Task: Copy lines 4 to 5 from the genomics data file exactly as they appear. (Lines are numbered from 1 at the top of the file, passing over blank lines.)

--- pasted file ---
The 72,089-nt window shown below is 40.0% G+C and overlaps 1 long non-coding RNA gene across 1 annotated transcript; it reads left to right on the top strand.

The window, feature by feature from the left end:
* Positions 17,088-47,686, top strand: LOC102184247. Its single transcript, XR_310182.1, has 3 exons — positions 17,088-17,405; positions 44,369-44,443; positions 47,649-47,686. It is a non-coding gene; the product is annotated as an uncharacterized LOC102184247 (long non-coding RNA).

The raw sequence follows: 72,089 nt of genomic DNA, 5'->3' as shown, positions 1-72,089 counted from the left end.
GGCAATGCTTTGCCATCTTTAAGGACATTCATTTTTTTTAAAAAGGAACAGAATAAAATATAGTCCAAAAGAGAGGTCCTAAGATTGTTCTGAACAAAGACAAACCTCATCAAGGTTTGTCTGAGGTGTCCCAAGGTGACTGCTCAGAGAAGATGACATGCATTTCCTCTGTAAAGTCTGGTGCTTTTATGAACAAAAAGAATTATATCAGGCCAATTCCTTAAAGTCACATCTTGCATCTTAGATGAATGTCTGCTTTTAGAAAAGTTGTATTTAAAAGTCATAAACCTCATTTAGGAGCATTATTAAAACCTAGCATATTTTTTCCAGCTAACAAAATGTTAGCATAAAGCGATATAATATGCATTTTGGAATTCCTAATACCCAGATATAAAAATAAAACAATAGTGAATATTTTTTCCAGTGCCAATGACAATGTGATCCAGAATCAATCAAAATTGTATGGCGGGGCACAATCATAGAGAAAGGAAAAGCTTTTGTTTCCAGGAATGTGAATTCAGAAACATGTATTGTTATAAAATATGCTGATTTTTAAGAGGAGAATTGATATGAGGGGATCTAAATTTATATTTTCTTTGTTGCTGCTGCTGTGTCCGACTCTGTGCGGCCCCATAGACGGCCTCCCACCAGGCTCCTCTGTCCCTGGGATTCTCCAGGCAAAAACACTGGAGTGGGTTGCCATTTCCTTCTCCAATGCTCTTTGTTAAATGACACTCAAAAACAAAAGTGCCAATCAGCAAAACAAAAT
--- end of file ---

The raw sequence follows: 72,089 nt of genomic DNA, 5'->3' as shown, positions 1-72,089 counted from the left end.
GGCAATGCTTTGCCATCTTTAAGGACATTCATTTTTTTTAAAAAGGAACAGAATAAAATATAGTCCAAAAGAGAGGTCCTAAGATTGTTCTGAACAAAGACAAACCTCATCAAGGTTTGTCTGAGGTGTCCCAAGGTGACTGCTCAGAGAAGATGACATGCATTTCCTCTGTAAAGTCTGGTGCTTTTATGAACAAAAAGAATTATATCAGGCCAATTCCTTAAAGTCACATCTTGCATCTTAGATGAATGTCTGCTTTTAGAAAAGTTGTATTTAAAAGTCATAAACCTCATTTAGGAGCATTATTAAAACCTAGCATATTTTTTCCAGCTAACAAAATGTTAGCATAAAGCGATATAATATGCATTTTGGAATTCCTAATACCCAGATATAAAAATAAAACAATAGTGAATATTTTTTCCAGTGCCAATGACAATGTGATCCAGAATCAATCAAAATTGTATGGCGGGGCACAATCATAGAGAAAGGAAAAGCTTTTGTTTCCAGGAATGTGAATTCAGAAACATGTATTGTTATAAAATATGCTGATTTTTAAGAGGAGAATTGATATGAGGGGATCTAAATTTATATTTTCTTTGTTGCTGCTGCTGTGTCCGACTCTGTGCGGCCCCATAGACGGCCTCCCACCAGGCTCCTCTGTCCCTGGGATTCTCCAGGCAAAAACACTGGAGTGGGTTGCCATTTCCTTCTCCAATGCTCTTTGTTAAATGACACTCAAAAACAAAAGTGCCAATCAGCAAAACAAAAT